Tag Archives: Book Review

We Sell Our Attention Too Cheaply

The message of Tim Wu’s The Attention Merchants is that we should more carefully consider what we get in return when we let companies sell our eyeballs to advertisers. In fact most we don’t consider it at all. If I’ve failed to turn off Twitter or my mail app while working, inevitably, barely thinking about it, I click away from the task at hand to quickly check my inbox or Twitter feed. I’m lured away from productive work by something that is literally optimized to capture my attention.

In the case of Twitter, as all of us these days are aware, the salable product isn’t the app, it’s your attention. Twitter, Facebook, Google, LinkedIn, Instagram, are nominally free because these companies are  what Tim Wu calls attention merchants, capturing your mental space and selling it to advertisers. In exchange, we get pretty good free email, a way to stay in touch with old high school friends, and a chance to argue politics with idiotic strangers who we’ll never meet in real life.

The attention merchant model isn’t new – Wu traces it back to the first tabloids in New York, which sold their papers below cost, hoping to make money through advertisers. To make this business model work, tabloids like the New York Sun were the Buzzfeeds of their day, trafficking in the 19th century equivalent of clickbait.

In the case of Gmail or Facebook, yeah, we know they’re selling our data, but we think the trade is worth it. The same is true with broadcast TV: the Superbowl is free to watch, and in exchange, we sit through some high-budget, clever ads. What’s not to like about this deal?

Wu argues however that we’re selling ourselves too cheaply. Without blinking an eye, we let advertisers vie for our attention in our most personal and protected spaces: our homes, our bedrooms, our schools. At one time, as Wu documents, the idea that one would let a stranger pitch a sale to the family sitting around the dinner table was outrageous. No longer, as we eat in front of our TV’s and phones.

Not only have the attention merchants completely invaded every last corner of our personal space, but their business imperatives have also distorted the content we get. We think we get a great app or great TV shows in exchange for looking at a few ads. Wu shows however, we put up with content that is not driven by the creative talents of directors, screenwriters, performers, journalists, or editors, but rather by the talents of those whose business is to commoditize human attention – and the content sucks as a result. As examples, Wu cites the rigged quiz show craze of the late 1950’s, or the crappy reality TV of the aughts. (Interestingly, Wu argues that we’re getting great television now, thanks to companies like Netflix that, rather than selling attention, sell subscriptions.) One could also cite the deluge of completely fabricated news stories during this past election.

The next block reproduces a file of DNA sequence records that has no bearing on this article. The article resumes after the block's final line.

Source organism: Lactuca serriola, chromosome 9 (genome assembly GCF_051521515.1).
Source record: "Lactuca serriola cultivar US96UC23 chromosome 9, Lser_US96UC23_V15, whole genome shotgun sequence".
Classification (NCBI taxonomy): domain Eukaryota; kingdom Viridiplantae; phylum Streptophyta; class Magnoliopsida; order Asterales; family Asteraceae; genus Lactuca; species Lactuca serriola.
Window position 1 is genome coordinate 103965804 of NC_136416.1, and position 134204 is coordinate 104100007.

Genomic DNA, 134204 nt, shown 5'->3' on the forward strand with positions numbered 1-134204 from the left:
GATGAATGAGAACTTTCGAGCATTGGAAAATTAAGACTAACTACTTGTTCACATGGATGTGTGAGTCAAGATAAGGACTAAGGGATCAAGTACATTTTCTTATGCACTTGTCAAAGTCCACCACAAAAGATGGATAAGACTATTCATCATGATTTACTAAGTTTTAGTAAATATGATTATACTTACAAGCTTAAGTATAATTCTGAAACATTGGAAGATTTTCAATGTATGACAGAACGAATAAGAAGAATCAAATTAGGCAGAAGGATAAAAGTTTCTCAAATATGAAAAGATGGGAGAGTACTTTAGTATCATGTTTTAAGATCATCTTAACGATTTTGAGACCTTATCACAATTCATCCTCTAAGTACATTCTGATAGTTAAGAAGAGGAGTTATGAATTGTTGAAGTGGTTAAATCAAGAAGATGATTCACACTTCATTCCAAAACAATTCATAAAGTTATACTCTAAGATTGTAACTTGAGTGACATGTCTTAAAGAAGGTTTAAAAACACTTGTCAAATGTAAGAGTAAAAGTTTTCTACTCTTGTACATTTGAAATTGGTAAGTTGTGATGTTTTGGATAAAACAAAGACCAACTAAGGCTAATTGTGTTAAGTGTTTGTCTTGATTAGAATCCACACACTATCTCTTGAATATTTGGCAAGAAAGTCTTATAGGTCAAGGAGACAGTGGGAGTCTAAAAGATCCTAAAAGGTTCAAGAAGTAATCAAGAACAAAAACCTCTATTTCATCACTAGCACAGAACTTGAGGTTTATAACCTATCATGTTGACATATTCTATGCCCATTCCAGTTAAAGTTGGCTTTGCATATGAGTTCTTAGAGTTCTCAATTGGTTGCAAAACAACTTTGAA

One question that Wu didn’t seem to me to have a good answer to is, what’s the alternative? Take journalism for example, perhaps the most important locus of tension between the attention merchant business model and the critical societal need for content that does not actively mislead or exploit readers or viewers. Few newspapers these days can survive on subscriptions – so how do they stay afloat without selling out their readers? Cable news has clearly gone all-in on the attention merchant model, pursuing sensational but trivial stories to keep viewers glued to the screen.

I got bogged down in a few places in this book – Wu’s critiques of specific social media apps is very detailed – but, overall, Wu gives the reader a deeply engaging history of attention merchants and advertising. He ties together the first tabloids, the original snake oil salesman, and the tortured history of AOL.